Sunday Word: Calling parents by their first names

Western cultures tend to put little importance to any barriers relating to how you address your parents or others older than you.

In most African cultures it is almost unthinkable that a child can call a parent by the first name. It is tantamount to a taboo.

The only exception is when trying to explain to others your biological link to the parent as far as family trees are concerned.

You also can’t do that to your uncles and aunts or anyone else who is above your generation. It is however okay to call those within your generation of siblings, relatives and associates by their first names.

In our traditions there are times when even those of an older generation are supposed to give respect or bow down to people of a younger generation, through all kinds of twisted relationships that may require such an honour.

They cannot also address these younger people without using a particular referenced cultural designation denoting their kind of family relationship or other.

Western cultures tend to put little importance to any barriers relating to how you address your parents or others older than you.

There is generally a free first-name calling across the divide.

Children thus can address their fathers and mothers by their first names. That also includes the uncles and aunts etc. This kind of culture is what we are now subjected to through our televisions or other media channels. What I find disheartening is that TV soaps, movies and others of African background and acted by indigenous casts are imitating the western kind of culture on our screens, also calling their fathers and mothers by their first names. Such a liberation I find hard to swallow, as I was raised under our strict customs of respect. I still don’t have the liberisation to address my father of mother by their first names.

I grew up in a society where children would bow down just to greet a parent, especially the father.

Girls would kneel down to show honour and respect to all father figures. The authority of a parent was beyond reproach. Their words were like our command, military-style.

There is now an alarming shift to align with the western culture in the name of “modernisation”. This also includes instances where children can now openly challenge or defy parents’ directives. In what now seems to be a reversal of roles, our children expect us parents to greet them first in acknowledgement to their presence around us. We are now like equals.

God created Adam and Eve, male and female, and said to them: “Be fruitful and multiply and fill the earth and subdue it; and have dominion over the fish of the sea and over the birds of the air and every moving thing that moves upon the earth”.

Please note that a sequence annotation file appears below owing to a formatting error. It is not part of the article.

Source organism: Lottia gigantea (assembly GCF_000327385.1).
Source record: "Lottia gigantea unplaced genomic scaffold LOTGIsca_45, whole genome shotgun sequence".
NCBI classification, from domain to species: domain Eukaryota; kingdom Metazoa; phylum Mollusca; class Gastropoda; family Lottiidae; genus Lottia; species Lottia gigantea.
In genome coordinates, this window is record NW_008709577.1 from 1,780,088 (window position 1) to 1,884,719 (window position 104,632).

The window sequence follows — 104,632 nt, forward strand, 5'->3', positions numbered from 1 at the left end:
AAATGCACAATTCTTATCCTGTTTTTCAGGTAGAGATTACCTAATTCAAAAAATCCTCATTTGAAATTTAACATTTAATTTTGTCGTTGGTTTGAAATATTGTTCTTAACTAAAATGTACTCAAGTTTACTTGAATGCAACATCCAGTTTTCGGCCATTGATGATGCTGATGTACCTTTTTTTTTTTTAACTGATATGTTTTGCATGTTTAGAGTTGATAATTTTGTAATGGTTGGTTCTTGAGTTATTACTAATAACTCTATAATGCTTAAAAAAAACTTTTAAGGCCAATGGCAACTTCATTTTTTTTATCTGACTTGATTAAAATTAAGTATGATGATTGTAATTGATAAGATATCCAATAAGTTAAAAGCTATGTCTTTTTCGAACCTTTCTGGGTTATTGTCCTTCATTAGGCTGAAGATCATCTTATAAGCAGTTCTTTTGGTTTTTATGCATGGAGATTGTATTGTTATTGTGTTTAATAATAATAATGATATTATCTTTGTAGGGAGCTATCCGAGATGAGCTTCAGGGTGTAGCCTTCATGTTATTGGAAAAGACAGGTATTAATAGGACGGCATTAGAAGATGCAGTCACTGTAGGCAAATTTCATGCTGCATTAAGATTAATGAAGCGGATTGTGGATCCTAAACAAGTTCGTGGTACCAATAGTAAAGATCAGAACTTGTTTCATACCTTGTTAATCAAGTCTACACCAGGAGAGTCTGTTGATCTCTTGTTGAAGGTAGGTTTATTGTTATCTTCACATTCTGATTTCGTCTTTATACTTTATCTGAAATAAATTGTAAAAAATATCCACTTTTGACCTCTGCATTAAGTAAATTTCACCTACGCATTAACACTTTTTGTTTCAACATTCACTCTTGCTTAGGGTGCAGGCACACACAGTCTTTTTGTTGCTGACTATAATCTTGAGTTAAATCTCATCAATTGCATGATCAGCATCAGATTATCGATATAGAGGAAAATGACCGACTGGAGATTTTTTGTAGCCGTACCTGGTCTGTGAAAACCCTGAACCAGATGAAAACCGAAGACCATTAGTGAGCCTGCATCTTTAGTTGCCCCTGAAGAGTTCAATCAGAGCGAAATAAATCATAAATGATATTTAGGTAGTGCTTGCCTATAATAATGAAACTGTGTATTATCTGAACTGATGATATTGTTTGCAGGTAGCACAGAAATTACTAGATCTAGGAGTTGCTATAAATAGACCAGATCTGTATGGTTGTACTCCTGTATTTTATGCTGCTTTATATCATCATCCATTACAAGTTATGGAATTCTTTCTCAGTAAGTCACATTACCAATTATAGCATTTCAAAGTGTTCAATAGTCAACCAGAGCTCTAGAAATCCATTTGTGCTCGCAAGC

Thus Adam and Eve became father and mother upon the earth, with God-given authority over everything that moves upon our planet, including their offsprings (Genesis 1:27-28).

When He instituted the first ten commandments, the first four had to do with mankind’s relationship with Him, the Creator.

The other six had had to do with inter-human relationships. Heading that list of six is the commandment that relates to the honour and respect for our parents.

As per the second book of Moses, Exodus 20:12 reads; “Honour your father and mother, that your days may be long in the land which the Lord your god gives you”. He gave a reward in recognition for their respect and honour; Long life.

This fifth commandment spells out clearly that we should honour our fathers and mothers but does not give specific boundaries about it.

One of the questions that can be raised is whether that honour is only restricted to when they are alive and if that should be extended to include even after their death. Certainly even after their death we cherish them.

Just as much as we love and fear the Lord our God, we should likewise love and respect our parents.

Our love is based on admiration, affection and delight. Fear of the Creator is based on sin, in the same manner as Adam and Eve hid from the Father in fear after they had disobeyed the instruction against eating of the forbidden fruit, and the prescribed consequences for disobedience, i.e. death.

Lack of respect for our parents brings forth a shortening of life, as a reversal of the reward of long life for their honour.

I subscribe to the notion that there is some kind of life even after death.

I, therefore, think that we should continue to have some form of remembrance to honour and celebrate the life we shared with our parents even after their death.

However, what happens to their souls thereafter is only known to the Lord our God who is in charge of both the Heavens and the Earth. However, on no account should parents be symbols for worship after their death. Worship is only reserved for the Lord, our Creator.

There is also a general rule enacted by the Lord our God in honour of all our elders, regardless of parentage. In Leviticus 19:12, He spoke to the people, via Moses, saying “You shall rise up before the hoary head (aged grey-haired people), and honour the face of an old man, and you shall fear your God: I am the Lord (signature of God).

All old people should be viewed as senior citizens in any of our communities. They would have acquired a lot of wisdom through their longer experiences of life and are of high value to society. We should always consult them before making any important decisions pertaining to the lifelihood of our societies. They are our torch bearers. Amen.

  • *Prosper Tingini is the Scribe of the Children of God Missionary Assembly - God’s messengers. Contact details: Mobile & Whatsapp – 0771 260 195. Email address: [email protected]

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